Dana Coester (@poetabook) is creative director and executive editor for 100 Days in Appalachia. Dana also serves as creative director for the WVU Media Innovation Center and leads the Center’s Knight-funded Innovators-in-Residence program. She is passionate about women in technology, privacy and social equity in emerging technology and new forms of documentary storytelling. Dana is currently directing a documentary film on Muslim identity in Appalachia with associate producer David Smith, which is excerpted in this publication as part of the 360° video series “Muslim in Appalachia.”
Gina Dahlia (@ginadahlia) is general manager for 100 Days in Appalachia. She is executive producer of WVU News, a National Emmy-award-winning student newscast at West Virginia University. Gina is also an award-winning filmmaker. Her documentary, “The Monongah Heroine,” aired on PBS in December 2007, receiving worldwide press. The film focuses on the widows left behind from the December 6, 1907, Monongah, West Virginia mine disaster. Gina‘s journalism career spans 20 years, where she has held many roles in the field. She has worked as a TV news anchor and reporter at a CBS affiliate and later as a weekly newspaper columnist, feature and business writer and restaurant critic. She also spearheaded the campaign of current U.S Senator Joe Manchin when he ran and won the office of West Virginia Secretary of State back in 2001.
Dave Mistich (@davemistich) serves as managing editor and contributor for 100 Days in Appalachia. As a reporter and digital editor for West Virginia Public Broadcasting, he covered everything from elections to the West Virginia Legislature to breaking national news to local arts and culture. In more recent years, Dave has focused on data and digital journalism, hoping to tell stories in innovative ways that are best suited for an online audience. With WVPB, Dave has won awards from the Associated Press Broadcasters Association for breaking news, a meritorious award for best feature and best website, as well as a regional RTDNA/Edward R. Murrow Award for best website for his work reporting and editing on wvpublic.org. He’s also written extensively about West Virginia music, including a now-retired column in The Charleston Gazette-Mail (and, previously, The Charleston Daily Mail) under the name ‘Left of the Dial’, an entendre-laden nod to a song by The Replacements. Dave grew up in Washington, West Virginia and graduated from Marshall University’s W. Page Pitt School of Journalism in 2008 with a B.A. in Radio – Television Production & Management.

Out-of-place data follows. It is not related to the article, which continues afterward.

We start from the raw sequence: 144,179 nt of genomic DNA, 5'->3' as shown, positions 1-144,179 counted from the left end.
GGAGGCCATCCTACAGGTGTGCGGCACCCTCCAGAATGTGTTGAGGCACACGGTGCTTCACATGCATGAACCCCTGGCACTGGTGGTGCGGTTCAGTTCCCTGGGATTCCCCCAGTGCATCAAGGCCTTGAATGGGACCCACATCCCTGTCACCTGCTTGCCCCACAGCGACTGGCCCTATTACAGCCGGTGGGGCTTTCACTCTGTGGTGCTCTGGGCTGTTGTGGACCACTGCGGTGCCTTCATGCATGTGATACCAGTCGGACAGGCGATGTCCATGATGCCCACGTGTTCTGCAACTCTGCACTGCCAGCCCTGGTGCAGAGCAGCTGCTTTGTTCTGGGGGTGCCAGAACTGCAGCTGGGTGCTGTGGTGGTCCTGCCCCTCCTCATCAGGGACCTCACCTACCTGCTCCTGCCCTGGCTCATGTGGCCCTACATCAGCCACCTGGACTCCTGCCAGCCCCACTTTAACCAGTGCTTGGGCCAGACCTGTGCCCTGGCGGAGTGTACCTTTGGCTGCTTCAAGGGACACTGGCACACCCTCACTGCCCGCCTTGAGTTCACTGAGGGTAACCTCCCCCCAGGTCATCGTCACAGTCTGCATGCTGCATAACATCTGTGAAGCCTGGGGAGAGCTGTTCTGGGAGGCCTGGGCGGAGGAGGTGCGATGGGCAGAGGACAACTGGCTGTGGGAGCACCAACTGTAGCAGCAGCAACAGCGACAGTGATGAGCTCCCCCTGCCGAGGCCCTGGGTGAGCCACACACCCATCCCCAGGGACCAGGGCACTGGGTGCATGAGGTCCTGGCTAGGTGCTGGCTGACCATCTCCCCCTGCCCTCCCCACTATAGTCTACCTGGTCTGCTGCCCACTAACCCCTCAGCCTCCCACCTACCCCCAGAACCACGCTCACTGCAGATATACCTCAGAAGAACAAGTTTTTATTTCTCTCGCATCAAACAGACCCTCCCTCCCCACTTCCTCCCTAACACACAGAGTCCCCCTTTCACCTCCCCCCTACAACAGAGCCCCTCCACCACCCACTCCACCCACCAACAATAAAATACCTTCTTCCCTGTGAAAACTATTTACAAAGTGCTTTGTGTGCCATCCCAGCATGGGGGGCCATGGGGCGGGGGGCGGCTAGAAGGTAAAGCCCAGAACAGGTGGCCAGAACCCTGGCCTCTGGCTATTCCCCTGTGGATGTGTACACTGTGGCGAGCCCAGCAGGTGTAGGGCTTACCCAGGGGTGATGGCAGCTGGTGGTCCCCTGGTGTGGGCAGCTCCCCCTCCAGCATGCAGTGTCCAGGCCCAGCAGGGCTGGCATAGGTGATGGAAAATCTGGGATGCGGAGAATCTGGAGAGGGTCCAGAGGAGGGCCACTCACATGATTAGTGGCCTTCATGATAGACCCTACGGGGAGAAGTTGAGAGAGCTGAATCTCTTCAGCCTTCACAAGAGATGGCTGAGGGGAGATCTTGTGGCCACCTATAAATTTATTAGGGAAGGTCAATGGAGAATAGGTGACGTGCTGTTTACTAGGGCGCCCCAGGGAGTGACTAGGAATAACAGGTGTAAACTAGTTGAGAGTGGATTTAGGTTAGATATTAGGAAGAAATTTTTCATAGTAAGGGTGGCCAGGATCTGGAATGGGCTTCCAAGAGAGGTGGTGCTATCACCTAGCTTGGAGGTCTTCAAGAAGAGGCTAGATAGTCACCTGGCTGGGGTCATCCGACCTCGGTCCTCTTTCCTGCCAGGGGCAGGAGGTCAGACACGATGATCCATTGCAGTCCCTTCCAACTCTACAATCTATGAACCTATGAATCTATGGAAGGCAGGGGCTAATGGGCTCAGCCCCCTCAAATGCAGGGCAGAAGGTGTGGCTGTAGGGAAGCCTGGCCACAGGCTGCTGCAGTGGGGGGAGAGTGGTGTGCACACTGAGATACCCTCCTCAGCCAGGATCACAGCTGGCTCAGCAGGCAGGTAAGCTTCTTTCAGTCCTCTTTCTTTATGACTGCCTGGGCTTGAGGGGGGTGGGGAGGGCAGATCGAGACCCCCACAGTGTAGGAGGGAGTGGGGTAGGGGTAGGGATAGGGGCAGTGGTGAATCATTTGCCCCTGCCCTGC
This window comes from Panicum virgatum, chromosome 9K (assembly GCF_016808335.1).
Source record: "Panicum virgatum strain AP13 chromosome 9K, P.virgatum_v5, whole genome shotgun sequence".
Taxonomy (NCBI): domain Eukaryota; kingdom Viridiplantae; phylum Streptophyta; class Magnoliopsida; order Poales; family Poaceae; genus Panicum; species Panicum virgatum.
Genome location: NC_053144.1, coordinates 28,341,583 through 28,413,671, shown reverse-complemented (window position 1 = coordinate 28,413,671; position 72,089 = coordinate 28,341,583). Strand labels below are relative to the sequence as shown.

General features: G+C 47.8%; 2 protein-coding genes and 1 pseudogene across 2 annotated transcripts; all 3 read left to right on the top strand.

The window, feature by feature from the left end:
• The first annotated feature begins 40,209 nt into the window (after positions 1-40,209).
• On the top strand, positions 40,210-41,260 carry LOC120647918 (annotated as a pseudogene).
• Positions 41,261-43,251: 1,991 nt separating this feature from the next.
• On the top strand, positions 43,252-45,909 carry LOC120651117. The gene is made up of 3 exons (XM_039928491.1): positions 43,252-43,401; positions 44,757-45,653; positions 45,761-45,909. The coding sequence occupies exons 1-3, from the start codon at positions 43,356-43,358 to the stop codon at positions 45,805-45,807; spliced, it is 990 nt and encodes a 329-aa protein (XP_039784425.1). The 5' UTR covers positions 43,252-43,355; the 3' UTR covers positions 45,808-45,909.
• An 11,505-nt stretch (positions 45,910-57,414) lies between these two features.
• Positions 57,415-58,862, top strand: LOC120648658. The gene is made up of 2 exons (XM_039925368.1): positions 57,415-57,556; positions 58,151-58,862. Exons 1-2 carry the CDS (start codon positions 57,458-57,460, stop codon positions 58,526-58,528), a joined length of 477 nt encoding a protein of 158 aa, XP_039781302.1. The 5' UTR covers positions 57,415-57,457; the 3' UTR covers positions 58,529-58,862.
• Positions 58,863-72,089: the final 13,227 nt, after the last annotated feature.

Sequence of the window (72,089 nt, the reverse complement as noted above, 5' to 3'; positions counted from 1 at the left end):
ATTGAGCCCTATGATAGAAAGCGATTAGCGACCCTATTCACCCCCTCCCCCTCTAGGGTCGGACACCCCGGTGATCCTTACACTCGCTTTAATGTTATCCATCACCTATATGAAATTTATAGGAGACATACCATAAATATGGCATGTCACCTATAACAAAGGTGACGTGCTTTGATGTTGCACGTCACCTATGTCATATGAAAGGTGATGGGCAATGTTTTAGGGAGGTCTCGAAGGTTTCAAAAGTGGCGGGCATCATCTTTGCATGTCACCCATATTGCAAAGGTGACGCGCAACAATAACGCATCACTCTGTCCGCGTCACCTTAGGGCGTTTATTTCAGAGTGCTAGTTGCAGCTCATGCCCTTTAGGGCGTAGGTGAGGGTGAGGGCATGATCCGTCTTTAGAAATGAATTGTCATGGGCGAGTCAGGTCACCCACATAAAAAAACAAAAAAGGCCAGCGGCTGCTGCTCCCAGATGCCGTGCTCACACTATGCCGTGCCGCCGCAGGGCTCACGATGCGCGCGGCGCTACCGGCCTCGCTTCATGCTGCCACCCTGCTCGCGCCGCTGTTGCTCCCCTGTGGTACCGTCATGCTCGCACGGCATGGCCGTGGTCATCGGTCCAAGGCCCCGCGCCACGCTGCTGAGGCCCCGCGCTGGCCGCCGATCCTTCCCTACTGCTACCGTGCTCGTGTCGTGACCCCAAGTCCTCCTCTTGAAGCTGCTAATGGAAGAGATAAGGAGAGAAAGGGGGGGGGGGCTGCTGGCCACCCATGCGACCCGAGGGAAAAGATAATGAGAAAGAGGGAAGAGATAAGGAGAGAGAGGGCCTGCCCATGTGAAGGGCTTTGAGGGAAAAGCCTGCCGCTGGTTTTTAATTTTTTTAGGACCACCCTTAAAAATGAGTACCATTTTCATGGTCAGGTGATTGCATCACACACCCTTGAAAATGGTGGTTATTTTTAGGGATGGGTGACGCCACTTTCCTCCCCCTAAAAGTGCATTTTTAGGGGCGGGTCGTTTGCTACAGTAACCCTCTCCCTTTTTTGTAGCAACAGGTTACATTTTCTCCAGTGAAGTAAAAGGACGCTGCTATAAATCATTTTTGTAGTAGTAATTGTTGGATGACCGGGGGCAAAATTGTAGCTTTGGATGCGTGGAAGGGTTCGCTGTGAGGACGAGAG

Mason Adams (@MasonAtoms) has covered politics, journalism and culture in Appalachian communities since 2001. He’s written for newspapers in Waynesville, N.C., and Roanoke, Va., and since 2012 has contributed stories to a wide variety of publications, including Politico Magazine, Vice and its Noisey and Munchies channels, the Washington Post, Blue Ridge Outdoors, Blue Ridge Country, Grist and All About Beer. Mason grew up in Clifton Forge, a small railroad town in Virginia’s Alleghany Highlands. He received a degree in wildlife biology from the University of Rhode Island and worked seasonal jobs for the U.S. Forest Service, the Ventana Wildlife Society and California State Parks before moving into journalism through freelancing at an alt-weekly and interning at High Country News in 2001. Mason lives with his family, two dogs, four cats, a herd of dairy goats and a flock of chickens on the edge of the Blue Ridge Plateau in Check, Virginia. He likes to read and run.